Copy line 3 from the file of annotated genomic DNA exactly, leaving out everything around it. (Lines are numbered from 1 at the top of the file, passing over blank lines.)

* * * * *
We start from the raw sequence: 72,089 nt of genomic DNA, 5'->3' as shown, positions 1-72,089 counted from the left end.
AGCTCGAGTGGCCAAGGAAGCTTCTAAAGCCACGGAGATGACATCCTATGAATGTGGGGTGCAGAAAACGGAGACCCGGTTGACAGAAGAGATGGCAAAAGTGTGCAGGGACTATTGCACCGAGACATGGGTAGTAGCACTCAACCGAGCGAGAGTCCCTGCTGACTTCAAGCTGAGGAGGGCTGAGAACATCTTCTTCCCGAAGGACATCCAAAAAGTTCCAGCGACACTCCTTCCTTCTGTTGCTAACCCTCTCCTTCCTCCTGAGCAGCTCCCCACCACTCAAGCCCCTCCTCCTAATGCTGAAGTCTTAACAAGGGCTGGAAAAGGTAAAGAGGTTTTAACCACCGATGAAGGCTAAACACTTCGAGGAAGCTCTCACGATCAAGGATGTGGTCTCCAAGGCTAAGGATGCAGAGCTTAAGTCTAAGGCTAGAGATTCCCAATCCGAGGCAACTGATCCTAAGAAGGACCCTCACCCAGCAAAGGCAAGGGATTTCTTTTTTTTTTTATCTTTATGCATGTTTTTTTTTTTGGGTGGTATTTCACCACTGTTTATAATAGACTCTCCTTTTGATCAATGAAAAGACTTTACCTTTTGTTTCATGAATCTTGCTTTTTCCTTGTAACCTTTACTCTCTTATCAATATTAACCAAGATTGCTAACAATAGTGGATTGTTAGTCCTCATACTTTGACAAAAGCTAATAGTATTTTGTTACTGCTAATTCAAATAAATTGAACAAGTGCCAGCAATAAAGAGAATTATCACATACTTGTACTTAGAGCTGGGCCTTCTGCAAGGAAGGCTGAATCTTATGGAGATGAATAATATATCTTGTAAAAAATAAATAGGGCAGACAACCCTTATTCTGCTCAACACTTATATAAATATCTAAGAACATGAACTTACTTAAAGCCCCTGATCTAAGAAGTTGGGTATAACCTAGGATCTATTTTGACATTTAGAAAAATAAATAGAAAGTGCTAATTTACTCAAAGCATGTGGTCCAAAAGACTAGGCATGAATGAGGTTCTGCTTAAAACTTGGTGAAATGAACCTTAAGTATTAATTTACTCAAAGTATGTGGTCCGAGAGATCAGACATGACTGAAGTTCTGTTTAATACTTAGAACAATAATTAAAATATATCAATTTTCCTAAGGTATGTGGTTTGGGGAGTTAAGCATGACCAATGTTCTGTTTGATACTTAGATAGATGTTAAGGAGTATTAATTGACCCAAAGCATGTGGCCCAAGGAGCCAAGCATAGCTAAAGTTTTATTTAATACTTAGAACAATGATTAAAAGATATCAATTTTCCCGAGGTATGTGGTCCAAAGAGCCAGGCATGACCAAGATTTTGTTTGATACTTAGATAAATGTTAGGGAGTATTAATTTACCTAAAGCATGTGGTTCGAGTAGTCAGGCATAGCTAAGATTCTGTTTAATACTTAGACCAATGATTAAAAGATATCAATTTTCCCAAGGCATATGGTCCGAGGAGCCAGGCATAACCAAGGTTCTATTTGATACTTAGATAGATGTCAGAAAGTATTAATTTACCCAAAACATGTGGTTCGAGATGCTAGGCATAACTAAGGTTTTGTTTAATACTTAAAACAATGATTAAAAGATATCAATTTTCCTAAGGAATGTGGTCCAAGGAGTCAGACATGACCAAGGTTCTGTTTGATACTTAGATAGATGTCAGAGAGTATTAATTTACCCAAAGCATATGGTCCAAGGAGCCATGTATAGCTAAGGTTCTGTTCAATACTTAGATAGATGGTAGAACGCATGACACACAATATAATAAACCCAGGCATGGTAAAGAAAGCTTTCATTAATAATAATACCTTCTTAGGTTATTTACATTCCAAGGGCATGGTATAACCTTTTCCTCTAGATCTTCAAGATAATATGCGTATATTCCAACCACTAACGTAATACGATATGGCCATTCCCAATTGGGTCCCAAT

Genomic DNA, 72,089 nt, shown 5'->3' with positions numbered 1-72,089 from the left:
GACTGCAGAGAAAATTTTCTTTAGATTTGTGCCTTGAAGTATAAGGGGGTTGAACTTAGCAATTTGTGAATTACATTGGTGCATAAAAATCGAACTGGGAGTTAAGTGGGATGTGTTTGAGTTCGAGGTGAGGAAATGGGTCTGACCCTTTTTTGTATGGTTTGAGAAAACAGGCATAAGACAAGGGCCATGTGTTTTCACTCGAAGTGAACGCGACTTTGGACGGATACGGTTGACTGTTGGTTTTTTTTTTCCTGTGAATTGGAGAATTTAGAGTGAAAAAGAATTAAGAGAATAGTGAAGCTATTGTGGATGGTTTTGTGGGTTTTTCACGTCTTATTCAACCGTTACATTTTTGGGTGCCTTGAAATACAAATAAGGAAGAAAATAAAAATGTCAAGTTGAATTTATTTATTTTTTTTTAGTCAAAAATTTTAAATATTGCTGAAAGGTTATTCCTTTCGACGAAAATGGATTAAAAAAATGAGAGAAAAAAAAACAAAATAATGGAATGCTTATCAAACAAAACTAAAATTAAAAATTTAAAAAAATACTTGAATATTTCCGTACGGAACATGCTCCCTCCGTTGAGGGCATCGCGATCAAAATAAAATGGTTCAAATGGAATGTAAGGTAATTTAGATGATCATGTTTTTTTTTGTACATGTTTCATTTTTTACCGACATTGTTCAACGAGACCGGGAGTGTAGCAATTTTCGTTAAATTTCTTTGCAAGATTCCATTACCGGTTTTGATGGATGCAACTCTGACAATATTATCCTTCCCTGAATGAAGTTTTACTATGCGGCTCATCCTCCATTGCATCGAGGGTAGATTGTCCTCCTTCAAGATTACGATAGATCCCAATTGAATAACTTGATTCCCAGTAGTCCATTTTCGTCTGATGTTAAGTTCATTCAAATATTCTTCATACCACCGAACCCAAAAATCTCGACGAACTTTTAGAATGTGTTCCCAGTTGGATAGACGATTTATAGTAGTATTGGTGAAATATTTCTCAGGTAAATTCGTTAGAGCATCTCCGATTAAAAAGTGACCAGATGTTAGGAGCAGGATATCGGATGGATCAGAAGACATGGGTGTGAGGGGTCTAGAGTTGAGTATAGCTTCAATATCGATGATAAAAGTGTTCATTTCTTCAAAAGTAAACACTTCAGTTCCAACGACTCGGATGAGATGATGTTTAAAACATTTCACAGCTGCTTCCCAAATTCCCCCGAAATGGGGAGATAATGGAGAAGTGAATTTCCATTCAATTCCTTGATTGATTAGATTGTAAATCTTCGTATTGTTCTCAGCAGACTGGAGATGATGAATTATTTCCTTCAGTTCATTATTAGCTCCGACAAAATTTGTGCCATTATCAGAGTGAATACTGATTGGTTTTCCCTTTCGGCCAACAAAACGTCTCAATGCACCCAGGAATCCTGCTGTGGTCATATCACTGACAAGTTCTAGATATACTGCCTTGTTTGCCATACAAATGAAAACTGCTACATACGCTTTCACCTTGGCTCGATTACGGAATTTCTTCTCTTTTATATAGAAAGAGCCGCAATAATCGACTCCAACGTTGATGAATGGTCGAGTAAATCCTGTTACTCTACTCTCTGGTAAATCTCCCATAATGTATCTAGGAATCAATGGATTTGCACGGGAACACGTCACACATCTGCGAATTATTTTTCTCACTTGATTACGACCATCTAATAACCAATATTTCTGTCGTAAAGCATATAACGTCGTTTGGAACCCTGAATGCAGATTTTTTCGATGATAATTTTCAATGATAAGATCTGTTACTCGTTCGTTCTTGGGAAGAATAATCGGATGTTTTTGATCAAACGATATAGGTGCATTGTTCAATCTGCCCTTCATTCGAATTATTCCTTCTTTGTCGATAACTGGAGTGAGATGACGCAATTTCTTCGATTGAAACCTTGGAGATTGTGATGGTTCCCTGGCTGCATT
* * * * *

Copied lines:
Genomic DNA, 72,089 nt, shown 5'->3' with positions numbered 1-72,089 from the left: